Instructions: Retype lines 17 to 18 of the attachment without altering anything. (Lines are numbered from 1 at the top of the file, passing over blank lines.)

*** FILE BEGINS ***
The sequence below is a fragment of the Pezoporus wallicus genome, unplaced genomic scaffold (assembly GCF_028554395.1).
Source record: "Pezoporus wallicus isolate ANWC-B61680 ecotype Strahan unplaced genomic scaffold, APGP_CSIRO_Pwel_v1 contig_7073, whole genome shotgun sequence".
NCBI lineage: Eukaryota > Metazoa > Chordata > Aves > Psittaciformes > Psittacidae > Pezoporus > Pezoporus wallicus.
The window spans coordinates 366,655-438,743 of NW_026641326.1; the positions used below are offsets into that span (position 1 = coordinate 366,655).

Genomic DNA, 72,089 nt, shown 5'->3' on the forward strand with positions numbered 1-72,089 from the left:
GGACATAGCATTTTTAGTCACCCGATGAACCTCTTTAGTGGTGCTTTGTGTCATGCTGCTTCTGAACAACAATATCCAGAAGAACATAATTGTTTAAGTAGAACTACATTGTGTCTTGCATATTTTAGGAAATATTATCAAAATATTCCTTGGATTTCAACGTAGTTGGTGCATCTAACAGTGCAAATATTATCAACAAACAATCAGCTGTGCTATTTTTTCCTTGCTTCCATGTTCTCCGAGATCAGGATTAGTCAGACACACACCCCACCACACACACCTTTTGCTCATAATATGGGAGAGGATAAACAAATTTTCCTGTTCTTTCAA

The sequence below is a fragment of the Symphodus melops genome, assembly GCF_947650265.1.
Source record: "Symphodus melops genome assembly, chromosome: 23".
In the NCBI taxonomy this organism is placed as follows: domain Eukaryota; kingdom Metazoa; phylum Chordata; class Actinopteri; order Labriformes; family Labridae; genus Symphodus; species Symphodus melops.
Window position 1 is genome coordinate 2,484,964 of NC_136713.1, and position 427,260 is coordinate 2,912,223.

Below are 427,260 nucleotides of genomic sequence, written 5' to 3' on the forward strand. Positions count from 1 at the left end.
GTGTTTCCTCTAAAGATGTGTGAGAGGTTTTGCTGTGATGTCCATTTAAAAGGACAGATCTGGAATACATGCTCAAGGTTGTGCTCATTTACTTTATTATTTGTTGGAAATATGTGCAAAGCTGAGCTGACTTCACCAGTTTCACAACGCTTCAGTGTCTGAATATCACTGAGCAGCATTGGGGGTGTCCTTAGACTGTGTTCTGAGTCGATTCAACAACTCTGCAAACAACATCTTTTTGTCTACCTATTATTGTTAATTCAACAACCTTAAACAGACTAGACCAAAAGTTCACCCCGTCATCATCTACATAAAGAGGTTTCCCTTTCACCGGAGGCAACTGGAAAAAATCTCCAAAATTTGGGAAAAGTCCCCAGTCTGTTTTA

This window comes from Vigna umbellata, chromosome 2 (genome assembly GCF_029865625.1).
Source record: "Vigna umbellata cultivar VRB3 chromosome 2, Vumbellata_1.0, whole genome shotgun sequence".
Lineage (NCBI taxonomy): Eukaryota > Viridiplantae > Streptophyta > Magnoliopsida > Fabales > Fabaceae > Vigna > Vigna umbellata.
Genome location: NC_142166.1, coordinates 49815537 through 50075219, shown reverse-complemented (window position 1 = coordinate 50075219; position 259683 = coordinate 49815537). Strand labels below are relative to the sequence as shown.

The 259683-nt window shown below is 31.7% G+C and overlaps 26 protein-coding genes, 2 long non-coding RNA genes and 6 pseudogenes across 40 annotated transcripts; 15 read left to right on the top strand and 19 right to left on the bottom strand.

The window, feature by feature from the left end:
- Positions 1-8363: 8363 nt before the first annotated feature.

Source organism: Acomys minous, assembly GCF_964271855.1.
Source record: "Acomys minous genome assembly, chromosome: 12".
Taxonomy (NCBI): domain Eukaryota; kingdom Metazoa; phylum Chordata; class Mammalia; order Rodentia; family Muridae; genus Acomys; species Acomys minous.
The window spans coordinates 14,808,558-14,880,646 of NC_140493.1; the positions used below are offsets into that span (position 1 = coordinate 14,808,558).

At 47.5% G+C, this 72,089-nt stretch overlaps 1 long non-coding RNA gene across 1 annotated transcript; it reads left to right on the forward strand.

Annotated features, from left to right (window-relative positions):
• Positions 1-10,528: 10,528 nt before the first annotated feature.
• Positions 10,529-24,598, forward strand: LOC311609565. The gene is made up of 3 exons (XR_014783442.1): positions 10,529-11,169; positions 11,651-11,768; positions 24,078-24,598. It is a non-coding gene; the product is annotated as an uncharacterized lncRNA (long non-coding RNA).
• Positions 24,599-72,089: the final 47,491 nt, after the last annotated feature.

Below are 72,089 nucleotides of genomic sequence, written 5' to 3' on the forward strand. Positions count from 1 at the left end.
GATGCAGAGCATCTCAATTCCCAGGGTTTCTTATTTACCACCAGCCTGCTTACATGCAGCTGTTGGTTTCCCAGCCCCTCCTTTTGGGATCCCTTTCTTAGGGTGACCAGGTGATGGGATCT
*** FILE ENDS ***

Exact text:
The 259683-nt window shown below is 31.7% G+C and overlaps 26 protein-coding genes, 2 long non-coding RNA genes and 6 pseudogenes across 40 annotated transcripts; 15 read left to right on the top strand and 19 right to left on the bottom strand.

The window, feature by feature from the left end: